allzermalmer

Truth suffers from too much analysis

A Solipsist Can’t Falisfy their Falsifiable Hypothesis

Posted by allzermalmer on July 27, 2013

Karl Popper’s methodological system of Falsifiability, which is to demarcate between empirical statements or systems of statements from non-empirical statements or systems of statements, relies on empirical statements being “public” or “inter-subjectively criticizable”.

Popper goes on to say that “Only when certain events recur in accordance with rules or regularities, as is the case with repeatable experiments, can our observations be tested- in principle- by anyone. We do not take even our own observations quite seriously, or accept them as scientific observations, until we have repeated and tested them. Only by such repetitions can we convince ourselves that we are not dealing with mere isolated ‘coincidence’, but with events which, on account of their regularity and reproducibility, are in principle inter-subjectively testable.” The Logic of Scientific Discovery pg. 23

How would a Solipsist fit into methodological falsification, as an individual trying to take part in empirical statements? 

One simple answer would be that Solipsist can’t take part in science or produce empirical statements. The solipsist cannot take part in science because their is no discussion to be had. Discussions involve more than one individual, and the Solipsist would be the only individual. One sock short of warm toes.

A solipsist, however, could produce in a weaker version of what Popper presents.

To do this the Solipsist weaker version of methodological falsification would have many things in common, but at least one difference.  The one difference is about the empirical statements for a Solipsist aren’t necessarily “public” or “inter-subjectively testable”.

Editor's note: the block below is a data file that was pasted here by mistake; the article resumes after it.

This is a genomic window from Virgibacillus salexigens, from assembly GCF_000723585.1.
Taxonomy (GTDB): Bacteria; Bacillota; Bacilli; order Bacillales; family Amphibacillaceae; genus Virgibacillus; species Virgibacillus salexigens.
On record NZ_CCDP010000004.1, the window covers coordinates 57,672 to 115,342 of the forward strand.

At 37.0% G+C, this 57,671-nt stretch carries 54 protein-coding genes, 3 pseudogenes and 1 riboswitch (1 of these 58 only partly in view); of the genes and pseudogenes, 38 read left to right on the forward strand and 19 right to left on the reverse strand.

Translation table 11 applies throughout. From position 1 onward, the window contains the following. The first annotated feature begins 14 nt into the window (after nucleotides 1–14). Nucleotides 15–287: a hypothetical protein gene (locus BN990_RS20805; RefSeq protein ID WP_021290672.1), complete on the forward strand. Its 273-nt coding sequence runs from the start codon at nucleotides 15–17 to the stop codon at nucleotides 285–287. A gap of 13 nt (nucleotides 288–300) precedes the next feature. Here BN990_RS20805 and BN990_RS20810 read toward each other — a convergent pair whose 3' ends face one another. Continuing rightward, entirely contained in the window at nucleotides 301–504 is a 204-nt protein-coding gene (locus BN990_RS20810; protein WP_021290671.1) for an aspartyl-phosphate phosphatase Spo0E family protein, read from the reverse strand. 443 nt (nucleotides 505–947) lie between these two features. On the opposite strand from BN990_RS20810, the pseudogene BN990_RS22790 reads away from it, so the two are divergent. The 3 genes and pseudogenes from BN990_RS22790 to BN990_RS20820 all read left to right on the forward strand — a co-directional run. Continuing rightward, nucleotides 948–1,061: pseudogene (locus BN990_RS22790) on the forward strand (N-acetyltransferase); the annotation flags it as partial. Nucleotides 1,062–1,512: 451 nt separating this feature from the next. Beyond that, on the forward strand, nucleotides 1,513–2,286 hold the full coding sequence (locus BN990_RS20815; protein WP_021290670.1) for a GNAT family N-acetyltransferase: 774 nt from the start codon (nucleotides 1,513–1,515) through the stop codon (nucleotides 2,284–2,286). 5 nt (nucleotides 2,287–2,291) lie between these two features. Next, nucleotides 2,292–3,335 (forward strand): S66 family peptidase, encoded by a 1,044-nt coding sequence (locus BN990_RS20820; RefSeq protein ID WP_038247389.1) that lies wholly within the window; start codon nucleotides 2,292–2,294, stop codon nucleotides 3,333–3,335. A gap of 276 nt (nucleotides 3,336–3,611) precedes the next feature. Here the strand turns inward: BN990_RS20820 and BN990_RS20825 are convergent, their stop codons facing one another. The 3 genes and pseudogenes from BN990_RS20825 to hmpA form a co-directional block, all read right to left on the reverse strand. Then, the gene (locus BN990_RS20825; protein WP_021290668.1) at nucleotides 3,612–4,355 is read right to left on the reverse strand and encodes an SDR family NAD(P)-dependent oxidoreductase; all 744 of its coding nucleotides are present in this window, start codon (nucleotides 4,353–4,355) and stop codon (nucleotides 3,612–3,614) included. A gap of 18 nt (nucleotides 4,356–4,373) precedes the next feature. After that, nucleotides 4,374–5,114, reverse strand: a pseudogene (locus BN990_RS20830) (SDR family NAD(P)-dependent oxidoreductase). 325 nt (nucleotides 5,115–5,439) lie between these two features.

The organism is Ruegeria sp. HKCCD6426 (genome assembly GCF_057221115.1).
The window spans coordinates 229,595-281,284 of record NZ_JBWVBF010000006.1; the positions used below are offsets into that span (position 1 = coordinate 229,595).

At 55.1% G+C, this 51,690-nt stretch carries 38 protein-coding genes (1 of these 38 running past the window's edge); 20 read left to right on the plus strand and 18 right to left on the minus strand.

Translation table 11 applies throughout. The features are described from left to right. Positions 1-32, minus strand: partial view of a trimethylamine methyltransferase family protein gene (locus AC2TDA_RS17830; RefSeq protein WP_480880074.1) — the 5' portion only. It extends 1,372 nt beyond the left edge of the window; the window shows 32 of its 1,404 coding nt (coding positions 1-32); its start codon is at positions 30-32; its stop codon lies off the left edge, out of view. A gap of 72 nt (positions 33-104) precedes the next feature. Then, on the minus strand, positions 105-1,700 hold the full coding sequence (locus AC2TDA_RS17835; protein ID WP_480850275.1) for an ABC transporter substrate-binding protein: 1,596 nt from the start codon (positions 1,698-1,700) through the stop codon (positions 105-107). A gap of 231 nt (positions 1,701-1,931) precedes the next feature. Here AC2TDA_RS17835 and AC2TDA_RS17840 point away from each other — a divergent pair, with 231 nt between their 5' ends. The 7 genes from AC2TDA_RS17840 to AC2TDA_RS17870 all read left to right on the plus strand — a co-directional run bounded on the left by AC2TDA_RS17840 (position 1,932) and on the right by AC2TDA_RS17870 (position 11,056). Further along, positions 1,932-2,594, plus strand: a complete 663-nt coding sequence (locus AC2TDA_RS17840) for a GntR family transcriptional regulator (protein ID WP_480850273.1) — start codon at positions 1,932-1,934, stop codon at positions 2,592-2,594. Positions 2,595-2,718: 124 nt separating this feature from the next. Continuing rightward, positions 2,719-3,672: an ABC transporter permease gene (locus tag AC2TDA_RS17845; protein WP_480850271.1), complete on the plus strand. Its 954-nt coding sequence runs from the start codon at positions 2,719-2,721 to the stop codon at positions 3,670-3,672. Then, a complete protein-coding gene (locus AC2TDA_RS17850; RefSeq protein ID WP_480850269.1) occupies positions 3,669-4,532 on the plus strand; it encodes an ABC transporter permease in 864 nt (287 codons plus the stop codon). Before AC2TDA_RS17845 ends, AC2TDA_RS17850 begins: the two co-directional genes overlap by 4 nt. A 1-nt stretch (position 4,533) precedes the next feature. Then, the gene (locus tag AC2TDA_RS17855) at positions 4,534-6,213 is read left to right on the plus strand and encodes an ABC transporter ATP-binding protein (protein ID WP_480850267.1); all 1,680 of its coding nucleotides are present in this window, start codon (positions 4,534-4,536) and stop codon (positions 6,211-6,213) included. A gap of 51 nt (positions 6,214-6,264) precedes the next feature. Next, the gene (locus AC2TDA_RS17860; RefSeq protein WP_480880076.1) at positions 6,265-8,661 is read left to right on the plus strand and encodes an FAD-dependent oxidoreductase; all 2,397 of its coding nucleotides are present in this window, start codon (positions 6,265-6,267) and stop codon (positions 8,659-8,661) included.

Empirical statements would have to be contingent statements. A contingent statement is possible true and possibly false. It is possibly true the Ravens won the Superbowl and it is possibly false the Ravens won the Superbowl. So “the Ravens won the Superbowl” is a contingent statement.

Popper’s point about “public” appears to have one thing in common with a solipsist. Popper points out that “We do not take even our own observations quite seriously, or accept them as scientific observations, until we have repeated and tested them.” So a Solipsist would appear to meet this level that is mentioned.

So a Solipsist could make statements that are public, and check to see if the statements end up being shown false by future observations. But the only individual to check for observations that show it is false is the Solipsist. In principle, only the Solipsist could show their own statements are false.

From the obvious principle, it would mean that the Solipsist could not meet the second condition of being “public”, as laid out by Popper. “Only when certain events recur in accordance with rules or regularities, as is the case with repeatable experiments, can our observations be tested- in principle- by anyone.”

The Solipsist may produce a hypothetical system, and check the internal consistency of that system. The Solipsist makes sure that no contradictions may be derived from it, and may also check to see what statements may be derived that can be tested against observations. It finds that no contradictions are derived and may move on to check the system against some observations.

In the processes of looking for some observations, it is guided by the system being of a reproducible nature, and forbidden certain events from happening. So the Solipsist could hold to a statement that says “All x are y”, and goes looking for a single “x and ~y”. Such an observation would show the hypothesis is false.

For all practical purposes, the Solipsist would be going through the same mechanism without being “public” in the full sense of what Popper mentions.

 

 

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